By BOB HARIG
© St. Petersburg Times,
published May 31, 2001
The opinions are coming from more than just the Supreme Court, and some compelling arguments have been made on both sides of the Casey Martin issue.
The subject of whether the disabled golfer should be allowed to ride a cart in competition is a debate student's dream, because taking a stance and making a case can be done in so many ways from each direction.
Yet one issue cannot be debated, whether you believe Martin should be allowed a cart or not: Riding does not give him an advantage over other golfers.
Martin's withered right leg gets so sore and swollen that just the typical journeys from green to cart, from cart to tee box, can be as strenuous as walking the entire course is to a player with two healthy legs.
Justice John Paul Stevens said as much in the majority opinion of the ruling that gave Martin the win in his case against the PGA Tour. Stevens noted that Martin may walk only 11/2 miles during a round, compared with four or five for the rest of the contestants. But his journey is just as strenuous.
PGA Tour pros are rightly concerned about their rules being determined by justices who play the game leisurely, not in competition for millions of dollars. Indeed, stamina plays a role in the waning holes of a major championship when the body and mind must perform in unison to hit a ball so precisely. If you don't think Tiger Woods' physical conditioning has helped him win four straight major championships, you're not much of a golf fan.
If Martin were coming down the stretch against Woods, would the cart give him an advantage? Doubtful. It's unlikely Woods would think that way, so strong is his game. The only thing a cart does for Martin is allow him to compete. Without one, he could not play.
Martin, who has made four cuts in eight Buy.com Tour events, hardly feels like he has benefited this year.
"It would be my wish, my prayer, that I would start playing great and I could look at this time and see a change in the way my golf game goes," Martin said. "But I don't think there is any guarantee that is going to happen."
MAJOR IMPACT ON SPORTS?: Many were quick to speculate that the Supreme Court's ruling will have a big effect on other sports. Martin has a hard time believing it.
"Some of the analogies are not realistic, and somewhat troublesome," he said. "I don't foresee this having a major impact. In 10 years I don't think you'll look back and say this changed pro sports. There are just not that many disabled athletes who can compete at an elite level. But golf is the one sport where you could see it again."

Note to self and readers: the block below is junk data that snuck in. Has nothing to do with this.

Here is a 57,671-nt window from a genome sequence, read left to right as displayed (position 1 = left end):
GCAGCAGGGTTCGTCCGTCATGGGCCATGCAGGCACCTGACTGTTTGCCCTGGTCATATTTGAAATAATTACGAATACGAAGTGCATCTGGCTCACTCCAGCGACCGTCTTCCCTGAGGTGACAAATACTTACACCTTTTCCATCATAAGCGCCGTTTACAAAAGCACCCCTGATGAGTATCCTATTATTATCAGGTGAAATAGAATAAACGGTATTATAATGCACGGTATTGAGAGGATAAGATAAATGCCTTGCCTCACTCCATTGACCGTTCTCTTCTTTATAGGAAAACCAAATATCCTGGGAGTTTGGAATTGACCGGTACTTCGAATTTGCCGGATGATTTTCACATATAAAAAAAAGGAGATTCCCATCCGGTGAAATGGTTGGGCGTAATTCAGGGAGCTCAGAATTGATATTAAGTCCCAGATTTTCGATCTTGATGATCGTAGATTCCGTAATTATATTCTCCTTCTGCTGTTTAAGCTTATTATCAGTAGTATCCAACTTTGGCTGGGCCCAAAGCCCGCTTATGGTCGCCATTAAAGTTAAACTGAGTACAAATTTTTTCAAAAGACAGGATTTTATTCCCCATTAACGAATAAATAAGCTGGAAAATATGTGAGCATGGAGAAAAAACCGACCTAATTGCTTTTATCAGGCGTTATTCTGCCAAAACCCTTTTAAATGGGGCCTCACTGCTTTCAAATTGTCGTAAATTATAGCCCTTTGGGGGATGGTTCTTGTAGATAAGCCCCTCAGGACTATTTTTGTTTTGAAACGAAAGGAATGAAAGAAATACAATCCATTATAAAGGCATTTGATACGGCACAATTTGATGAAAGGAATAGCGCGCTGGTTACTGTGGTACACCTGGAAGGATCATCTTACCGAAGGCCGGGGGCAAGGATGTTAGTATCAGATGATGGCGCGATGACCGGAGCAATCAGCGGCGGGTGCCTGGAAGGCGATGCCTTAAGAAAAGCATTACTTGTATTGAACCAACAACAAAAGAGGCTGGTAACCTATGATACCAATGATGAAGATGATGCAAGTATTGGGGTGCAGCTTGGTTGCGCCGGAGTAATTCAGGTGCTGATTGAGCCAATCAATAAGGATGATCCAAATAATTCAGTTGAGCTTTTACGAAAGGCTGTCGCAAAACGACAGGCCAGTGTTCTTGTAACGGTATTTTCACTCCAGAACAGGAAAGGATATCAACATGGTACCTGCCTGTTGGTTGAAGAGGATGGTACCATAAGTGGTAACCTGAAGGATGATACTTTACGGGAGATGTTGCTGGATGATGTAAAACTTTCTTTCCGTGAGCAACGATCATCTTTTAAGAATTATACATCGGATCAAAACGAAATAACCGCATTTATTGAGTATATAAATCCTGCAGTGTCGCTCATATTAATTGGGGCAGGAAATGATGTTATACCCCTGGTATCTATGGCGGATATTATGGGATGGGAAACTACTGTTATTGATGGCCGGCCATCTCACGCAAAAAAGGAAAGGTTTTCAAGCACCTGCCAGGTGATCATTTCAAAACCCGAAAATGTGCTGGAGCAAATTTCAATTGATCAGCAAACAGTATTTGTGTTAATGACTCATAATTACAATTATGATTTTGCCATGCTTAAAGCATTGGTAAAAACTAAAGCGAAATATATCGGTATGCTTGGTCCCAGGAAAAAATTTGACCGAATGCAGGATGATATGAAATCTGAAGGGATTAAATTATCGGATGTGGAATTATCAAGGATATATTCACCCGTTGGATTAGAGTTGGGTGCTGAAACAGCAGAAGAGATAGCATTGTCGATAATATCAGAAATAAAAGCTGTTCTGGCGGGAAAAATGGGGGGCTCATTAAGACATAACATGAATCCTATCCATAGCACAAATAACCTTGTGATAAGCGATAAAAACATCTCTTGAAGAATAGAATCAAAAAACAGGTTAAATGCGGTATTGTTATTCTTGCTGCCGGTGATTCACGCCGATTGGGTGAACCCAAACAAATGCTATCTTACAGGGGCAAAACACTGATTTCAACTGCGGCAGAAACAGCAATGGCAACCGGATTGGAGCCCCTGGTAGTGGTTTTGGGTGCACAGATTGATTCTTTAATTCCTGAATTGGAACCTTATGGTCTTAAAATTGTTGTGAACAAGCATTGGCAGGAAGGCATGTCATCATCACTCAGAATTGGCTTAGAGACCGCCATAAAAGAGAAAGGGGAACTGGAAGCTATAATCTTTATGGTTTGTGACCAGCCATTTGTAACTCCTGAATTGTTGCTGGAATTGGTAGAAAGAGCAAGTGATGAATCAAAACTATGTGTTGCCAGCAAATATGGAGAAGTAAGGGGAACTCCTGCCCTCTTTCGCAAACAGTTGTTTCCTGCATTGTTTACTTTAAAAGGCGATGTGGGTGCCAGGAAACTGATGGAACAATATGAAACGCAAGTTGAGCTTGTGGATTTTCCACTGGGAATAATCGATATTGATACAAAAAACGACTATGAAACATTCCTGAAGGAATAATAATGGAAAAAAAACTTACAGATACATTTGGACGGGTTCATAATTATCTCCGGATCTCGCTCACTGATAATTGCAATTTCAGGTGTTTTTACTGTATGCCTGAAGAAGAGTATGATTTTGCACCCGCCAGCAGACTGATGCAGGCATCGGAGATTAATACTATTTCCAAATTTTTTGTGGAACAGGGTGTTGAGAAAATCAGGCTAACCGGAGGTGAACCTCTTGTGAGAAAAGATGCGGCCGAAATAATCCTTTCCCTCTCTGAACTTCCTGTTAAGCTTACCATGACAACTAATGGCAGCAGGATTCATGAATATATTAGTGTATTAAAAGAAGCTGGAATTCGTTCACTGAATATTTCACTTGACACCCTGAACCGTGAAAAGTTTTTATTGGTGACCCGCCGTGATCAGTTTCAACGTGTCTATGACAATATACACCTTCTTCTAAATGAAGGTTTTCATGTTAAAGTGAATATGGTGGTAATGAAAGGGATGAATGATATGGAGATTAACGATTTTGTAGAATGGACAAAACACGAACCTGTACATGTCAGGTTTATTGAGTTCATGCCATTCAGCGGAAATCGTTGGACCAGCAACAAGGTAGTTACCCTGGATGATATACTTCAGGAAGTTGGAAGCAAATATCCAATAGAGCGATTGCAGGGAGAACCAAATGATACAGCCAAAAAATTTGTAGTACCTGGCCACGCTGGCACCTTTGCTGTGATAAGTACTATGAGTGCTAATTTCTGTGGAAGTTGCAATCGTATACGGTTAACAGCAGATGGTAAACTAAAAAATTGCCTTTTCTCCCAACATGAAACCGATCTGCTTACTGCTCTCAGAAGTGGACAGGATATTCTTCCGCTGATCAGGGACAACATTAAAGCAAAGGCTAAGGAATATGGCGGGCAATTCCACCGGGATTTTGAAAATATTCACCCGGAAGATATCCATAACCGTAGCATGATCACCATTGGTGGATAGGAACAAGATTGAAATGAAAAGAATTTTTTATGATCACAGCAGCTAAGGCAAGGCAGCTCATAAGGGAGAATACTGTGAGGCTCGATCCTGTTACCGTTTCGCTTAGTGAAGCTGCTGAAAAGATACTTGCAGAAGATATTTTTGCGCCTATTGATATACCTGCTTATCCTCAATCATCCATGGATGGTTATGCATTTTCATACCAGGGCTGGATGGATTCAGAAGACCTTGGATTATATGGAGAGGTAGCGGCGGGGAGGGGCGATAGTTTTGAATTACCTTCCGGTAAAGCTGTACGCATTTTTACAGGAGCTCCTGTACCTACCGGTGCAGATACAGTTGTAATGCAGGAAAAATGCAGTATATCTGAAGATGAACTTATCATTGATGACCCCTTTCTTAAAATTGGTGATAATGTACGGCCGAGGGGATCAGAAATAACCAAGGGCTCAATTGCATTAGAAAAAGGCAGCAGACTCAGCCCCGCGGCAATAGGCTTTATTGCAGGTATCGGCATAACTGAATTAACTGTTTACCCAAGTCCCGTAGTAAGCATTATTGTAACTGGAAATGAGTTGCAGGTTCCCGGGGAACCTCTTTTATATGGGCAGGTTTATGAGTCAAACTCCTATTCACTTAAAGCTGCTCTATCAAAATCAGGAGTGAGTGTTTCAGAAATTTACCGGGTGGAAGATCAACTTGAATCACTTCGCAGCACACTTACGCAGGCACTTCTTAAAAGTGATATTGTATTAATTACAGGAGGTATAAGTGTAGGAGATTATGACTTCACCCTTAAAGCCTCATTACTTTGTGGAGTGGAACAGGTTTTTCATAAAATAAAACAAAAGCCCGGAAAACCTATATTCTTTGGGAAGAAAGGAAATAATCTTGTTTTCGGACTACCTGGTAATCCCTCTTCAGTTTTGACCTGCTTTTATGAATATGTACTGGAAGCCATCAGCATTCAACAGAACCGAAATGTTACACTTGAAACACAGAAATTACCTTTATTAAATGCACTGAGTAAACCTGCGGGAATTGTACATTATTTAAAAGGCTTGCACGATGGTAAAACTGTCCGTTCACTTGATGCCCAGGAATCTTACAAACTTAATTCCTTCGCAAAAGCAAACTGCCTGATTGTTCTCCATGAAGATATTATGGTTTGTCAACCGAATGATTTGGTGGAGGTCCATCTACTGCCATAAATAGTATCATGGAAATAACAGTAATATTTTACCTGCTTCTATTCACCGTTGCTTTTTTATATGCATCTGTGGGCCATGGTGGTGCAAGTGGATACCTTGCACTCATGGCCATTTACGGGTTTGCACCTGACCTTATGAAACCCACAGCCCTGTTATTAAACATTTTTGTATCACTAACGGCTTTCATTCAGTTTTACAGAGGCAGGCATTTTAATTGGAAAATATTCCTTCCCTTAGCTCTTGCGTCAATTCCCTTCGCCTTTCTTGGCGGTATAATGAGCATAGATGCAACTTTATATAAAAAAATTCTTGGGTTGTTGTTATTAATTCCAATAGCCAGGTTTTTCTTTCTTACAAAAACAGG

U.S. OPEN QUALIFYING: Tuesday's 36-hole sectional qualifier at Old Memorial in Tampa promises to be quite a competition. Three spots will be available for the 101st U.S. Open, to be played June 14-17 at Tulsa's Southern Hills. A field of 56 pros and 10 amateurs will compete for those spots.
Among those competing will be Old Memorial members Gary Koch and John "Spider" Miller, both of whom hold course records at the club. Former tour winner Andy Bean is in the field, as are several others who have competed in a U.S. Open, including Bruce Zabriski, the head pro at Trump International in West Palm Beach. Land O'Lakes' Keith Kulzer, who qualified for the 1999 U.S. Open at Pinehurst, is in the field.
Others competing are PGA Tour players Michael Bradley, Doug Dunakey and Steve Hart; TPC of Tampa Bay head pro Val D'Souza; University of Florida golf coach Buddy Alexander, and acclaimed amateur Doug LaCrosse of Tampa, whose has 15 state titles but has never competed in a U.S. Open.
AROUND GOLF: Even Jim Thorpe, who finished second by a shot to Tom Watson at the Senior PGA Championship, said Watson's victory was good for the Senior PGA Tour. "The best player did win," Thorpe said. "This is a bigger feather in the senior tour's cap than it would have been if I'd won the tournament. No disrespect to anybody else, but I'm glad Tom won it." ... Steve Stricker was the big loser when Frank Lickliter won the Kemper Insurance Open on Monday. Lickliter moved into the top 10 on the PGA Tour money list, earning a U.S. Open exemption by the deadline. Stricker, who despite winning the season-opening Match Play Championship and its $1-million first prize, was unable to stay among the top-10 money winners. He also dropped out of the top 50 in the World Ranking, another exemption.
- Information from other news organizations was used in this report.